“Never in the history of the Olympics in Europe had there been one single rights holder across the entire continent. And president Bach, who was still relatively new in his tenure there, he made a really bold and courageous move.”
Discovery and Eurosport had taken the rights across 50 territories – all of Europe except Russia – to all Olympic Games until 2024.
The Olympics set Eurosport with a technical and commercial challenge that served as an invaluable stimulus. Going into PyeongChang 2018, sublicensing deals were signed with free-to-air partners like the UK’s BBC – in line with IOC guidelines relating to the potential reach of broadcast coverage – while content agreements were lined up with the Olympic Channel and the likes of Snapchat. Eurosport Player, the company’s own subscription OTT service, was also geared up to show concurrent streams from every live event.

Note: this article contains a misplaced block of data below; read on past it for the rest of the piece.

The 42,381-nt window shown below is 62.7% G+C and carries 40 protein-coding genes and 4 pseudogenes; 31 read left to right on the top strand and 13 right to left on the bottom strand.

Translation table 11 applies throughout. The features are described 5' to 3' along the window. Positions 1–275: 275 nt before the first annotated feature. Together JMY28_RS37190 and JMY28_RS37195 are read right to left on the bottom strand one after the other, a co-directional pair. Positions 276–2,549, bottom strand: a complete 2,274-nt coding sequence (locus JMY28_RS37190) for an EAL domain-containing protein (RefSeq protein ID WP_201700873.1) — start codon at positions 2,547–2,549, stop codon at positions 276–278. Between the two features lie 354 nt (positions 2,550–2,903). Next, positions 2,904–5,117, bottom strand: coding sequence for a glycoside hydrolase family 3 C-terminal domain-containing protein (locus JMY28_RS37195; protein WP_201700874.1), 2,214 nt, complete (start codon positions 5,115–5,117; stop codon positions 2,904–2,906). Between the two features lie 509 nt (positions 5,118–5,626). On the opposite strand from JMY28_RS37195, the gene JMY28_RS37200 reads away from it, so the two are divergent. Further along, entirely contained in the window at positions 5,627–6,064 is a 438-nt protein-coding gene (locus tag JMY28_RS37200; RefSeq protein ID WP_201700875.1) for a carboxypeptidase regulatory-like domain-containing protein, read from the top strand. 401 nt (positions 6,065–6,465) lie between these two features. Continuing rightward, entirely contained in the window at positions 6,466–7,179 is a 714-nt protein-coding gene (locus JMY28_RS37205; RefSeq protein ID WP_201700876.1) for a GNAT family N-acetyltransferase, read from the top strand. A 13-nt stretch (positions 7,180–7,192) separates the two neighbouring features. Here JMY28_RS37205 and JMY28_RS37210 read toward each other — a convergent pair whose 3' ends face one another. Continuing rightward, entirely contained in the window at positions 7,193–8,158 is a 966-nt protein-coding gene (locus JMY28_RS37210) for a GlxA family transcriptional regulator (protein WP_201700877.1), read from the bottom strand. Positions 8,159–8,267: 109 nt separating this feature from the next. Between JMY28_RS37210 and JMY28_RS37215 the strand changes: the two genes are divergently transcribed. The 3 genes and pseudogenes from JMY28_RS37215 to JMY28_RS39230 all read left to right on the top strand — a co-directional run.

“Part of our ambition that we committed to with the IOC was to try and bring the Olympics to more people than ever before and more screens than ever before, and certainly try and engage the younger demographic in a much bigger way,” Perrette says. “Part of that is partnering with Facebook and Twitter and others that we did, so being in the places where that demo exists and lives on a more regular basis.
“Part of it, creatively, is also coming up with things,” he continues. “We found that a lot of that generation wants to hear something much more authentic. Authenticity is so important to them. They don’t want to feel like it’s overly produced. So we had camera crews coming down the mountain, in the vans, interviewing people right off the slope before they were coming into the IBC and the more institutional setting, hearing about what their really raw emotion is by interviewing them in the back of the van.”
One of the great things about that was that the talent, as they heard about it, it was a draw – a magnet for them to come to us first because they wanted to tell their story in a new, different way
Jean-Briac Perrette, chief executive of Discovery
Eurosport Cube, an AR-based analysis tool developed for PyeongChang in which presenters could effectively walk around inside footage, was also an asset. “One of the great things about that was that the talent, as they heard about it, it was a draw – a magnet for them to come to us first because they wanted to tell their story in a new, different way,” Perrette says.